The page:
Don’t let the imposing exterior fool you. Boston’s MFA works hard at making art relatable to everyone. At the MFA, I’ve listened to academics swap information over an obscure painting, overheard young men from Southie making crude jokes — and having a blast doing it — and watched kids copy their first masterpiece. One of my other favorite things? The MFA goes into the community through arts programs at local hospitals, after-school programs, and even kids’ birthday parties.

9: Baltimore Museum of Art in Baltimore, Maryland

American Wing installation view. The Baltimore Museum of Art. Photo by Maximilian Franz

To inspire creativity, encourage learning, and foster human understanding

This museum makes this list in part because, in October of this year, they finished a huge renovation, including opening a new $4.5 million, 5,500-square-foot Patricia and Mark Joseph Education Center for art. This new center gives community members unique ways of interacting with art including innovative exhibitions, an art-making-studio and programs with local artists.

10: Denver Art Museum in Denver, Colorado

DAM-enjoying the contemporary art galleries
Courtesy Denver Art Museum

Sparking creative thinking and expression through transformative experiences with art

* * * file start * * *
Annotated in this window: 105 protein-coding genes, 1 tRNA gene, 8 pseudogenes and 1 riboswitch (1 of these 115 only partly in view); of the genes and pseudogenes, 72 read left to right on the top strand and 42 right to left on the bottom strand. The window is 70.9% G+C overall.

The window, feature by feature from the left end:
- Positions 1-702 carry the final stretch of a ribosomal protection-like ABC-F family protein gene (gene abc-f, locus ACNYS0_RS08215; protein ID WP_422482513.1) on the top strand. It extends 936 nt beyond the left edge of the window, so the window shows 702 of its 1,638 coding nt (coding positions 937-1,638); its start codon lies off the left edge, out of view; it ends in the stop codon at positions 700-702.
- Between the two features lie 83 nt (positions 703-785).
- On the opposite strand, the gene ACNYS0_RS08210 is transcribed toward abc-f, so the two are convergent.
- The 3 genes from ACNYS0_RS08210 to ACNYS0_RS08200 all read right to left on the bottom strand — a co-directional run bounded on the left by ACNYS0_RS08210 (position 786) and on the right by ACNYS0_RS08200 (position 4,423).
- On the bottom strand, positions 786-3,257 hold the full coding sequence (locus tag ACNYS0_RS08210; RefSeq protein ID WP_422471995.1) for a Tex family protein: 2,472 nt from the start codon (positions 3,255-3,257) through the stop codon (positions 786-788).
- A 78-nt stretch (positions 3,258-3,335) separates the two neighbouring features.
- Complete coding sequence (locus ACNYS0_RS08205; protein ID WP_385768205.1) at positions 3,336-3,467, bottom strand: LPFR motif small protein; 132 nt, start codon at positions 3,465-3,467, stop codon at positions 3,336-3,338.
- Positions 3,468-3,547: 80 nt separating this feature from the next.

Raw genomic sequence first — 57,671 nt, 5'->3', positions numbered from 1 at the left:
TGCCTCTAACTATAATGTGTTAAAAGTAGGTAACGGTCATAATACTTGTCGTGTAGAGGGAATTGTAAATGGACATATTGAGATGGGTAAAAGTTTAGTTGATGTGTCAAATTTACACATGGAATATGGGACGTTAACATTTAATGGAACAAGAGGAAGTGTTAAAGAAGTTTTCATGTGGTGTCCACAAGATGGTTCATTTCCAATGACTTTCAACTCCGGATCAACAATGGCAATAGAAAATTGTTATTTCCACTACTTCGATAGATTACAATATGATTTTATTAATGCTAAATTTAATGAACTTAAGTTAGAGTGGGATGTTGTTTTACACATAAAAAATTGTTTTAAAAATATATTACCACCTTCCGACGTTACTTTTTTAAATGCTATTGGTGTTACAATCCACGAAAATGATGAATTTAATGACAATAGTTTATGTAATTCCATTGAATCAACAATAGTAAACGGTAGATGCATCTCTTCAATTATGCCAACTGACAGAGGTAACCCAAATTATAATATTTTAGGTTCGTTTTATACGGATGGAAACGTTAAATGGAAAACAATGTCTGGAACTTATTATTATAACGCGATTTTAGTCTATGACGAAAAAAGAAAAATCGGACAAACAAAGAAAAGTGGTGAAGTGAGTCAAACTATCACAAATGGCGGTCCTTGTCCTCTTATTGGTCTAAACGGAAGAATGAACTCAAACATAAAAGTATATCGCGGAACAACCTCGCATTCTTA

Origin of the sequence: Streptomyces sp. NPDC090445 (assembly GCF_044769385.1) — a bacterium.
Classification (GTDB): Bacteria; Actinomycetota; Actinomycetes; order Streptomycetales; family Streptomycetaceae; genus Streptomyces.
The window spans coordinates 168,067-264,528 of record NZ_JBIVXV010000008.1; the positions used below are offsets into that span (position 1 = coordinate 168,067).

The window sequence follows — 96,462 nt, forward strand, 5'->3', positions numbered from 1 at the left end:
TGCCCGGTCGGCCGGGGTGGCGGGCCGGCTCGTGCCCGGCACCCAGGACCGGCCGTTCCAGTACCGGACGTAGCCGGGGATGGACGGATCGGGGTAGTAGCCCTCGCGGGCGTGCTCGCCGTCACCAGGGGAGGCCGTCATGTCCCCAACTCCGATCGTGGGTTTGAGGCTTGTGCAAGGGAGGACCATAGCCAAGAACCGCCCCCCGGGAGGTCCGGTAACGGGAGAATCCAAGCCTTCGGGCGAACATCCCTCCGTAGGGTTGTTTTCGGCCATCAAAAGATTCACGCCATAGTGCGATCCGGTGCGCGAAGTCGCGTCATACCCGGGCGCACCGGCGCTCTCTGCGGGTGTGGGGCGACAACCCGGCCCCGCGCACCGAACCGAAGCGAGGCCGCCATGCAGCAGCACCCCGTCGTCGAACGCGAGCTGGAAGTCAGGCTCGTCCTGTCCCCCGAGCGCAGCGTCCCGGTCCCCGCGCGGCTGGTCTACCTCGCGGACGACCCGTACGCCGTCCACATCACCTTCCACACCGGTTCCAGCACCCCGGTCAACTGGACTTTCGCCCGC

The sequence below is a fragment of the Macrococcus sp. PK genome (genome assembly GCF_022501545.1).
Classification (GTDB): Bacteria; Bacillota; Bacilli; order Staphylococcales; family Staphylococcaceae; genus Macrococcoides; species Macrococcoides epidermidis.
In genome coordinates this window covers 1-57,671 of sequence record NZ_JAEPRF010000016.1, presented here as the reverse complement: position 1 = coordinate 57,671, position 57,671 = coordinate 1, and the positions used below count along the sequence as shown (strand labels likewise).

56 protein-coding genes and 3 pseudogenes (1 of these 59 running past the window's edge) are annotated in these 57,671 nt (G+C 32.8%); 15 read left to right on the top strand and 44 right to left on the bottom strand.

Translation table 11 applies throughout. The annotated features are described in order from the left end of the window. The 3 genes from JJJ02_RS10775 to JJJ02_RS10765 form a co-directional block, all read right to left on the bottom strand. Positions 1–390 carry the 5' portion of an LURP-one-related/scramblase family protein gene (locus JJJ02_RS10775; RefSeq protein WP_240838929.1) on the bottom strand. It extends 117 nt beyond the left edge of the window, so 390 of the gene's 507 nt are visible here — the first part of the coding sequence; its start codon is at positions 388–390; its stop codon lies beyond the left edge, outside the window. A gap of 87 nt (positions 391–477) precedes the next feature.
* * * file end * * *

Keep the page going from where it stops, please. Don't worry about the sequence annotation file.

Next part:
Whether you’re interacting with their artist in residence, watching artists work, or walking through their eclectic collection and exhibits, you are sure to find something in this museum that relates to you and your life. But beyond all of their special events and collection highlights, it’s the feeling of Denver Art Museum that makes this space special. It’s not just a feeling of comfort or engagement — it’s a spirit of FUN. The child in your heart will always thank you for a visit to the DAM.

11: J. Paul Getty Museum in Los Angeles, California

© J. Paul Getty Trust

To inspire curiosity about, and enjoyment and understanding of, the visual arts

As a Los Angeleno for the last 15 years, I am madly in love with the Getty. I don’t care if you like or loathe art, you will adore this place. The architecture, the grounds, the view, the food… okay, sometimes you might not even realize you are soaking up art on a trip to the Getty, but you are… The Getty is much more than just an art museum — it’s an experience that you can only get in LA and one that will inspire anyone — even your anti-art brother-in-law — to embrace the beauty of art.

12: Asheville Art Museum in Asheville, North Carolina

To transform lives through art

This small museum in the Blue Ridge Mountains has one of my favorite vision statements ever: To transform lives through art. That’s what it’s all about, isn’t it? Transforming lives. You’re not supposed to look at a piece of art on the wall and forget about it. When you look at a piece of art you are supposed to be moved, changed… transformed. With a full schedule of educational events, lunchtime art breaks and a collection of American art with a special focus on art made in the Blue Ridge Mountains, a visit to the Asheville Art Museum might just transform YOU.


These are the museums that make art relatable to ME. Which ones make art relatable to YOU?